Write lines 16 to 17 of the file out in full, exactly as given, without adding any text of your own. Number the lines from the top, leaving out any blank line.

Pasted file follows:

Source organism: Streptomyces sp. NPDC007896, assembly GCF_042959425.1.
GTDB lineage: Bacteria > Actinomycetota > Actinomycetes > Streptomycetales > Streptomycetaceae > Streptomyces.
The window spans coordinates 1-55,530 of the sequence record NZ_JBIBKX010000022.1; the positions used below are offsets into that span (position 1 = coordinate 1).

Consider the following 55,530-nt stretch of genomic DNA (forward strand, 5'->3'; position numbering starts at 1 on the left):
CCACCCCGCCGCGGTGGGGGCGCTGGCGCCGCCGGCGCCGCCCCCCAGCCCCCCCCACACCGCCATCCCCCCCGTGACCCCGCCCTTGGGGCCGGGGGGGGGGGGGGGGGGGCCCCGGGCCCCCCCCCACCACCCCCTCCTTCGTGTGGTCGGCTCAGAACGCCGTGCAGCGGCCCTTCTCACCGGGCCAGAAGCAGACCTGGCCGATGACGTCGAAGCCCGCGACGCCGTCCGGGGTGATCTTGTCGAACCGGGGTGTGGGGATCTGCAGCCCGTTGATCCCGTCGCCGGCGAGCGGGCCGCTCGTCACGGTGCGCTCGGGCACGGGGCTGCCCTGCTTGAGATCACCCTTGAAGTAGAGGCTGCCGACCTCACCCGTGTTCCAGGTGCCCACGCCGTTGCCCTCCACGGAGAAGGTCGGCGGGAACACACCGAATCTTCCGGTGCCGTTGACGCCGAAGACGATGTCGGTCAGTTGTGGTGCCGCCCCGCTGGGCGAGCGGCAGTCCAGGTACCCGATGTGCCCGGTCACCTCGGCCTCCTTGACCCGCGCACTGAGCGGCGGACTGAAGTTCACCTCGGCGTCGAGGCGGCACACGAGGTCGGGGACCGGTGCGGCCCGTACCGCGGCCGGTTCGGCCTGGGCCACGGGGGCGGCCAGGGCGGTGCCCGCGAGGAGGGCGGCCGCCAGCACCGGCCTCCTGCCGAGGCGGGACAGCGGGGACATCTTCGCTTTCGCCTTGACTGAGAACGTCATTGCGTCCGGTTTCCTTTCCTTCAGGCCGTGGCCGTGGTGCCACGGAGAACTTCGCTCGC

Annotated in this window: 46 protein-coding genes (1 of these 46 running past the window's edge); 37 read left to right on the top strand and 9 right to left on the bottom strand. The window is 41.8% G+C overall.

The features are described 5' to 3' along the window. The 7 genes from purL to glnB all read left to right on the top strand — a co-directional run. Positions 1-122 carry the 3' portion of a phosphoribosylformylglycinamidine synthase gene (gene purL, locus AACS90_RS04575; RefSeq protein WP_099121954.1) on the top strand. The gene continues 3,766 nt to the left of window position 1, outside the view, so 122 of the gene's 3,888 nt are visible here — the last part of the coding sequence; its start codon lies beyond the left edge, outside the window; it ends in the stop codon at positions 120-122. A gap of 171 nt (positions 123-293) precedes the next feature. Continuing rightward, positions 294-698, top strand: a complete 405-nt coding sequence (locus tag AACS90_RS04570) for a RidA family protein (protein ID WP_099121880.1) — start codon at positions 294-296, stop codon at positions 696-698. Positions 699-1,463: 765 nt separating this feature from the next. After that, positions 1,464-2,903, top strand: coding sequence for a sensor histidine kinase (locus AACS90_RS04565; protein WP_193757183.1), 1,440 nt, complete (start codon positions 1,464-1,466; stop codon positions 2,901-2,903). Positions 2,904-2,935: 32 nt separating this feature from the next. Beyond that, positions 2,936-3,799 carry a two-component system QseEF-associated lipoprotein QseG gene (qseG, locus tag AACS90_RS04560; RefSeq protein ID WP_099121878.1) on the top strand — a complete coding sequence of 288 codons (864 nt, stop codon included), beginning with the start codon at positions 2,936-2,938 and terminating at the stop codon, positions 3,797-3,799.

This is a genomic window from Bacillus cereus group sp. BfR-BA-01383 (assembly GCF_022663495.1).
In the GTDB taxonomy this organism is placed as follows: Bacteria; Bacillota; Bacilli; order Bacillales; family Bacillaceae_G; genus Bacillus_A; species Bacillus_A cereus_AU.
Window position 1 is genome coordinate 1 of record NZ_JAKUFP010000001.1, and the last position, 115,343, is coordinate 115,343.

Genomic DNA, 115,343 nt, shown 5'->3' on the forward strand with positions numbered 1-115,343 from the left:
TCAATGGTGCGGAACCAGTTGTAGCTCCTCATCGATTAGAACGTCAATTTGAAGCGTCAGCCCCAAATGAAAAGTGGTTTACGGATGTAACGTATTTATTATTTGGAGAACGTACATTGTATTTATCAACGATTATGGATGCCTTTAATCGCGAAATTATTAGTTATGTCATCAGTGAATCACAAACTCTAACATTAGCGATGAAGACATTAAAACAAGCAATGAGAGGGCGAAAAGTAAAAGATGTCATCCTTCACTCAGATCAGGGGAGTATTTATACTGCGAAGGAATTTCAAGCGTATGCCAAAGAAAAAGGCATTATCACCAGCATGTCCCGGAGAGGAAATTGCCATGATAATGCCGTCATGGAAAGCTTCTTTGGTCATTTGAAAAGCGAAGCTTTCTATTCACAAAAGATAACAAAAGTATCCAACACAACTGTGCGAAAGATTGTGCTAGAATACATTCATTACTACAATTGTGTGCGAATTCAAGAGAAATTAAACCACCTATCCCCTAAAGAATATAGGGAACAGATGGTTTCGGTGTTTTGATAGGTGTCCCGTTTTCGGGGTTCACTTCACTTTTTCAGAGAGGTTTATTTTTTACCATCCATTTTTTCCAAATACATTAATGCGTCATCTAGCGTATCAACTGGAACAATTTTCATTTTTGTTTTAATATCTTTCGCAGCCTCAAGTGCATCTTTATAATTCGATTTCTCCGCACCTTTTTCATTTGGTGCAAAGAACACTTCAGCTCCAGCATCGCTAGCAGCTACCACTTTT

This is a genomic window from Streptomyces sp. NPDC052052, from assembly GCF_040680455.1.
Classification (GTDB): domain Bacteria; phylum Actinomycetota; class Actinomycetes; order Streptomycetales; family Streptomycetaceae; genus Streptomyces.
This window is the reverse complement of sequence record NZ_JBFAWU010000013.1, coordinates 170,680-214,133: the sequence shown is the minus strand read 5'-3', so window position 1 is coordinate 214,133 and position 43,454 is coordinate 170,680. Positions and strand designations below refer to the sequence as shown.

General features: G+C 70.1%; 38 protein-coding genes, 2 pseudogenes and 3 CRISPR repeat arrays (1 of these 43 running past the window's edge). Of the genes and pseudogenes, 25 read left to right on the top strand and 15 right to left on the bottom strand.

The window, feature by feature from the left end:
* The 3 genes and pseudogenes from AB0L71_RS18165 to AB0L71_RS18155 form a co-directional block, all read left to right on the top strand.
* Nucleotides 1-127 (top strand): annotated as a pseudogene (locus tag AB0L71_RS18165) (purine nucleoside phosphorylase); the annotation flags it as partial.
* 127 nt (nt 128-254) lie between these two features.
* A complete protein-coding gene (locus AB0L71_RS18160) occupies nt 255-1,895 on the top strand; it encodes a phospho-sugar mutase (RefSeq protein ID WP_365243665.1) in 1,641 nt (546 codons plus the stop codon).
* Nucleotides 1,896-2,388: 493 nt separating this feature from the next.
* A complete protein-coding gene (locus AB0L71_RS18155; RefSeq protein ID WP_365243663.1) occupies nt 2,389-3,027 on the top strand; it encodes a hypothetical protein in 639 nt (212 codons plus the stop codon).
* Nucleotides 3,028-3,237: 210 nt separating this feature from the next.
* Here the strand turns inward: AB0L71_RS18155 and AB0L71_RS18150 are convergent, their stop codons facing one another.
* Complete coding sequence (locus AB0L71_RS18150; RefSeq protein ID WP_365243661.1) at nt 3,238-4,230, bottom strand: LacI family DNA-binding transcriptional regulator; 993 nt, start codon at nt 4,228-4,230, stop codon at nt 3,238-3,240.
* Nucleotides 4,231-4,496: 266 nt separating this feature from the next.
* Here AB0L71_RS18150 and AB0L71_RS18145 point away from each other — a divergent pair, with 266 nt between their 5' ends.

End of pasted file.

General features: G+C 70.1%; 38 protein-coding genes, 2 pseudogenes and 3 CRISPR repeat arrays (1 of these 43 running past the window's edge). Of the genes and pseudogenes, 25 read left to right on the top strand and 15 right to left on the bottom strand.

The window, feature by feature from the left end: